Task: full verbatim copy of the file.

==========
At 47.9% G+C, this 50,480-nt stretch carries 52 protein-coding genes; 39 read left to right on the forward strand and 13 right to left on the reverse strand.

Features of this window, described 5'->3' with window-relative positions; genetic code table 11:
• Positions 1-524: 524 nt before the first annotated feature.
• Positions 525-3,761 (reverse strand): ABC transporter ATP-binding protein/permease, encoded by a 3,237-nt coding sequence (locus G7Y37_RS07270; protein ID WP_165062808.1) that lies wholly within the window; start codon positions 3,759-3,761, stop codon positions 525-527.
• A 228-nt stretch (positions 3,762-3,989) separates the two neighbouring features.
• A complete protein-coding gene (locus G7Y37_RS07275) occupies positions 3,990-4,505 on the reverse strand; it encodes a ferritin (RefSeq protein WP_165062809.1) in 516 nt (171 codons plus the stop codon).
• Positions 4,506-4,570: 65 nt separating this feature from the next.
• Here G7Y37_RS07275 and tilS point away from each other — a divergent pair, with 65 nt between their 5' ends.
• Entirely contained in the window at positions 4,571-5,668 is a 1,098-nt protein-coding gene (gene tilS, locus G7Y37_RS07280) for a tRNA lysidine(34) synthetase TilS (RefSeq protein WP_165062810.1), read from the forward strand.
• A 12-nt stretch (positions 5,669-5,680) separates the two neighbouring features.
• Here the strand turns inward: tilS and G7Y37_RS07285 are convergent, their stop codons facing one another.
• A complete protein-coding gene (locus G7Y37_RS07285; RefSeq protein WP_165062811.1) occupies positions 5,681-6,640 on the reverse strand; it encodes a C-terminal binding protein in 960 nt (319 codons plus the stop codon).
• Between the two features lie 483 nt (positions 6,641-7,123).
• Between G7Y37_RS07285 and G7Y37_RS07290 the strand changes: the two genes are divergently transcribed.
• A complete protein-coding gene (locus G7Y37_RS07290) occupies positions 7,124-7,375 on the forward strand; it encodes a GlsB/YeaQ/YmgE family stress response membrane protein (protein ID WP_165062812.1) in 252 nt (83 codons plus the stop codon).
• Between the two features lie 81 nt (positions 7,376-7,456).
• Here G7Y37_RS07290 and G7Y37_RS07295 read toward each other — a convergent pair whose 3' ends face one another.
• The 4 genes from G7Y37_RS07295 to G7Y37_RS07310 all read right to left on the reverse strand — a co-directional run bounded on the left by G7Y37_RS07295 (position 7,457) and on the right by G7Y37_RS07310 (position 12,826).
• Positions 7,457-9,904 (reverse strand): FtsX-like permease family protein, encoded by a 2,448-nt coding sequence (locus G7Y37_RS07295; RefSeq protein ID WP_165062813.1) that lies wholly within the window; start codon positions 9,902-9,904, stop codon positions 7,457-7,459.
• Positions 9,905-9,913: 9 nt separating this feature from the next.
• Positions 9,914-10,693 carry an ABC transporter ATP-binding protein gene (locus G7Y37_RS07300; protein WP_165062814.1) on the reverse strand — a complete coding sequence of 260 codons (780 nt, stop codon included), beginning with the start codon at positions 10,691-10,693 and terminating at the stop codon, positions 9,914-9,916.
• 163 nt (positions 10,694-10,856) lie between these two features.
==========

At 47.9% G+C, this 50,480-nt stretch carries 52 protein-coding genes; 39 read left to right on the forward strand and 13 right to left on the reverse strand.

Features of this window, described 5'->3' with window-relative positions; genetic code table 11:
• Positions 1-524: 524 nt before the first annotated feature.
• Positions 525-3,761 (reverse strand): ABC transporter ATP-binding protein/permease, encoded by a 3,237-nt coding sequence (locus G7Y37_RS07270; protein ID WP_165062808.1) that lies wholly within the window; start codon positions 3,759-3,761, stop codon positions 525-527.
• A 228-nt stretch (positions 3,762-3,989) separates the two neighbouring features.
• A complete protein-coding gene (locus G7Y37_RS07275) occupies positions 3,990-4,505 on the reverse strand; it encodes a ferritin (RefSeq protein WP_165062809.1) in 516 nt (171 codons plus the stop codon).
• Positions 4,506-4,570: 65 nt separating this feature from the next.
• Here G7Y37_RS07275 and tilS point away from each other — a divergent pair, with 65 nt between their 5' ends.
• Entirely contained in the window at positions 4,571-5,668 is a 1,098-nt protein-coding gene (gene tilS, locus G7Y37_RS07280) for a tRNA lysidine(34) synthetase TilS (RefSeq protein WP_165062810.1), read from the forward strand.
• A 12-nt stretch (positions 5,669-5,680) separates the two neighbouring features.
• Here the strand turns inward: tilS and G7Y37_RS07285 are convergent, their stop codons facing one another.
• A complete protein-coding gene (locus G7Y37_RS07285; RefSeq protein WP_165062811.1) occupies positions 5,681-6,640 on the reverse strand; it encodes a C-terminal binding protein in 960 nt (319 codons plus the stop codon).
• Between the two features lie 483 nt (positions 6,641-7,123).
• Between G7Y37_RS07285 and G7Y37_RS07290 the strand changes: the two genes are divergently transcribed.
• A complete protein-coding gene (locus G7Y37_RS07290) occupies positions 7,124-7,375 on the forward strand; it encodes a GlsB/YeaQ/YmgE family stress response membrane protein (protein ID WP_165062812.1) in 252 nt (83 codons plus the stop codon).
• Between the two features lie 81 nt (positions 7,376-7,456).
• Here G7Y37_RS07290 and G7Y37_RS07295 read toward each other — a convergent pair whose 3' ends face one another.
• The 4 genes from G7Y37_RS07295 to G7Y37_RS07310 all read right to left on the reverse strand — a co-directional run bounded on the left by G7Y37_RS07295 (position 7,457) and on the right by G7Y37_RS07310 (position 12,826).
• Positions 7,457-9,904 (reverse strand): FtsX-like permease family protein, encoded by a 2,448-nt coding sequence (locus G7Y37_RS07295; RefSeq protein ID WP_165062813.1) that lies wholly within the window; start codon positions 9,902-9,904, stop codon positions 7,457-7,459.
• Positions 9,905-9,913: 9 nt separating this feature from the next.
• Positions 9,914-10,693 carry an ABC transporter ATP-binding protein gene (locus G7Y37_RS07300; protein WP_165062814.1) on the reverse strand — a complete coding sequence of 260 codons (780 nt, stop codon included), beginning with the start codon at positions 10,691-10,693 and terminating at the stop codon, positions 9,914-9,916.
• 163 nt (positions 10,694-10,856) lie between these two features.